Here are Athlon Sports' favorite, most important and most interesting SEC statistics you need to know about in 2014:
39-3: Nick Saban at home since 2008
Since his first year in Tuscaloosa, Nick Saban is 39-3 at home in Bryant-Denny Stadium. During that stretch, Alabama has never lost more than once at home during a season, posted three perfect records and is currently on a 10-game home winning streak. That said, Alabama was beaten at home by Texas A&M (2012), LSU (2011) and Auburn (2010) in marquee national showdowns. Saban and the Crimson Tide will host Auburn, Texas A&M, Florida and Mississippi State in 2014. For what it’s worth, Saban has an SEC-best nine-game winning streak in crossover play as well.
69.7: Alabama’s opposing completion percentage in losses
Alabama under Saban is 72-9 overall in the last six seasons, finishing ranked in the top 10 in each season. The common thread, however, among those nine losses has been the Tide’s inability to stop the pass. In nine losses over the last six years, Alabama allowed 69.7 percent passing with 12.2 yards per completion. In 72 wins, Alabama allowed just 49.8 percent passing. In the last three losses, the opposing QB has been incredibly effective. Trevor Knight completed 72.7 percent of his passes in the Sugar Bowl, Nick Marshall was good on 68.8 percent of his throws in the Iron Bowl and Johnny Manziel chucked it around at a 77.4 percent clip in the historic upset in 2012. Alabama returns one starter in the secondary this fall.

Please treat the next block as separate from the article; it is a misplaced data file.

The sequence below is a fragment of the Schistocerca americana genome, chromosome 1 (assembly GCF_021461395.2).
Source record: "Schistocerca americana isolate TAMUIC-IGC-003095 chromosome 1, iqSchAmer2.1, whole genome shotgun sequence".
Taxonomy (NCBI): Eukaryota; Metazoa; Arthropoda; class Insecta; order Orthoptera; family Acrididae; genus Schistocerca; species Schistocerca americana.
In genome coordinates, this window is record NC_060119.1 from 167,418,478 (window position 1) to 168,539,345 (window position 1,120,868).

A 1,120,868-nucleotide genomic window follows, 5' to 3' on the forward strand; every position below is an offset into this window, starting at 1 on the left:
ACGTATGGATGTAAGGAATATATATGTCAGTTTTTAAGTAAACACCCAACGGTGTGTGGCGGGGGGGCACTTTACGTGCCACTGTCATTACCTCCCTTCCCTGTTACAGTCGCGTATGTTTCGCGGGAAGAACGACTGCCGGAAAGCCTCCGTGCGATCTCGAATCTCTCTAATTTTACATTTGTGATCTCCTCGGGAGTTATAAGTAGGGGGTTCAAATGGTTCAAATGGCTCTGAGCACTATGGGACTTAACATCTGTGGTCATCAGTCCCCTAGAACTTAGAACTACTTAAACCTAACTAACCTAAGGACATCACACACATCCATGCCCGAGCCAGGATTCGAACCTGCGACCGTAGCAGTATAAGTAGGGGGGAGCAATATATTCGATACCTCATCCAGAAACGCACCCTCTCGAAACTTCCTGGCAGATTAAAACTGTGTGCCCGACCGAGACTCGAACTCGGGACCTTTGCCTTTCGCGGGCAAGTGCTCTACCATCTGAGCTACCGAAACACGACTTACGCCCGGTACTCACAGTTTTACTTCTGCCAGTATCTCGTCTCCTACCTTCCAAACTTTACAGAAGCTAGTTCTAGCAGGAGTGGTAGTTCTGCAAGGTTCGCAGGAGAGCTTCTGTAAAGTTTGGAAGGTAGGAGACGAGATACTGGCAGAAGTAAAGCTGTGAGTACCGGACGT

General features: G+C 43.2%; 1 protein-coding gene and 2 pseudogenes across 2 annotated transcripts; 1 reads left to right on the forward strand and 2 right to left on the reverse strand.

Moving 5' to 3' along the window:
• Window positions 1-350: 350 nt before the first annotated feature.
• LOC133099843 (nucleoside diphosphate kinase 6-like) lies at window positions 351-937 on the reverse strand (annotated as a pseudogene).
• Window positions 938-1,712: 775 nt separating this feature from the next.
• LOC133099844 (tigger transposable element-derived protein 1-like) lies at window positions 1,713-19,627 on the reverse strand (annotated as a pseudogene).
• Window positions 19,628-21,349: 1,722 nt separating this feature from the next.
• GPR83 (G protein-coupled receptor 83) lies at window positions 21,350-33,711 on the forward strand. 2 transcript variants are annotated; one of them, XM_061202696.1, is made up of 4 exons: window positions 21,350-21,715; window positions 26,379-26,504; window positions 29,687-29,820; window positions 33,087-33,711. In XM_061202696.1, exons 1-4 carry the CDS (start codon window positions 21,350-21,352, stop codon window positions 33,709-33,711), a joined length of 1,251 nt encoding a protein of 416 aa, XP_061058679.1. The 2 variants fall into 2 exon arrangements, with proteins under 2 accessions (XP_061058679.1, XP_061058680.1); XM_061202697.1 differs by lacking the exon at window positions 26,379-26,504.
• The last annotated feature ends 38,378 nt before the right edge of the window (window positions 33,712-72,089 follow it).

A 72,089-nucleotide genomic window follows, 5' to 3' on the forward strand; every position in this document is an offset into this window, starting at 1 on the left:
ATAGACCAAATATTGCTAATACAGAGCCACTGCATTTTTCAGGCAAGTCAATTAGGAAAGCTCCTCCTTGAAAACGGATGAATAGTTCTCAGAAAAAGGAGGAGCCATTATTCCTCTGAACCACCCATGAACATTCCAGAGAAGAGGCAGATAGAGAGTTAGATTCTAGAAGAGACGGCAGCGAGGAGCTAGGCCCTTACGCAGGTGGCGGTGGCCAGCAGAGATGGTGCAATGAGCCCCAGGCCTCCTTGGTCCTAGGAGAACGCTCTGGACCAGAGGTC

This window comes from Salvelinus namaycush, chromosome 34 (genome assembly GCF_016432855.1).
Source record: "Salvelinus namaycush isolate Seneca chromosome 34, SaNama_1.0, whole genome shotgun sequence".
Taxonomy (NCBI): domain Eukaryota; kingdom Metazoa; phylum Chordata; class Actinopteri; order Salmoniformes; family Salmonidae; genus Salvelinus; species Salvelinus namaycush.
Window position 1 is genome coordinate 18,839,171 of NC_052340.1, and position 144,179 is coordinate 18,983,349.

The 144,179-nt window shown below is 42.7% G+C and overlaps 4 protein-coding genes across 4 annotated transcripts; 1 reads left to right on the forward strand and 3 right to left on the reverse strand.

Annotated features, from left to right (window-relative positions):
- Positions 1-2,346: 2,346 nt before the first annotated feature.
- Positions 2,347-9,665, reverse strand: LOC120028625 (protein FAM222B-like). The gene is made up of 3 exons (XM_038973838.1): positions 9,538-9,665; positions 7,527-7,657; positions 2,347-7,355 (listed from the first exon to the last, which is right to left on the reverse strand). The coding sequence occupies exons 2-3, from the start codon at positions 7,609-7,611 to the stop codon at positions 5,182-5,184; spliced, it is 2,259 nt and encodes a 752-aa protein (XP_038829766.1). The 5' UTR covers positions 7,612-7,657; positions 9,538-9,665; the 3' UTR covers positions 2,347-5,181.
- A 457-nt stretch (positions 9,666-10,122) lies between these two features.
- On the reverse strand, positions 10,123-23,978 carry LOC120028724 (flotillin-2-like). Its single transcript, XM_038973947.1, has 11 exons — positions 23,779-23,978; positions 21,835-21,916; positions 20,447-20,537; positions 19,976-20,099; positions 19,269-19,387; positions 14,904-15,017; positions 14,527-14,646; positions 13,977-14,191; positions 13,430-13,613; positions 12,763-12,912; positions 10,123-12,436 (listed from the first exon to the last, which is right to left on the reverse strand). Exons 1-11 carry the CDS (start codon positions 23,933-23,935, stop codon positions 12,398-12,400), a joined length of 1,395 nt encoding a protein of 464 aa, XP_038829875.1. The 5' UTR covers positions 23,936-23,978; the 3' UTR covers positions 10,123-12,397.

85.3%: South Carolina’s returning letterman
The Gamecocks suffered some marquee departures on both offense (Connor Shaw) and defense (Jadeveon Clowney) but, by one metric, Steve Spurrier’s bunch is the most experienced team in the nation. South Carolina lost just 10 out of 68 players who earned a letter last year, giving Spurrier 85.3 percent of his roster back intact. Are there holes to plug along the defensive line or at cornerback? Of course, but the Cocks return their entire offensive line, a star tailback and a deep linebacking corps. By comparison, Georgia ranks as the 73rd most experienced team in the nation (68.9 percent returning) while Florida is 57th (70.0) and Missouri is 111th (61.9).
466.6: Yards per game allowed in SEC play by Auburn
Folks down on The Plains don’t like the word luck when it comes to their improbable run to the SEC title last year. But the ball definitely bounced the Tigers' way last fall as Auburn went 6-1 in games decided by one score or less — with the lone defeat coming in the national title game. While Gus Malzahn’s offense was an utter juggernaut a year ago (and could actually be better this fall), this defense, statistically, had no business playing in the BCS national title game. The Tigers allowed 466.6 yards per game in SEC play in 2013, just ahead of winless Arkansas (475.3) and historically bad Texas A&M (499.1). This team allowed 32.4 points per game against Big 5 teams with a winning record, including 35.5 points per game in its final four contests. By comparison, only 10 times in the previous five seasons did an SEC team allow more than 400 yards per game in league play. One really good sign for Auburn? The Tigers led the SEC in third-down defense a year ago (33.0 percent).
27: Total TDs scored by Florida in 2013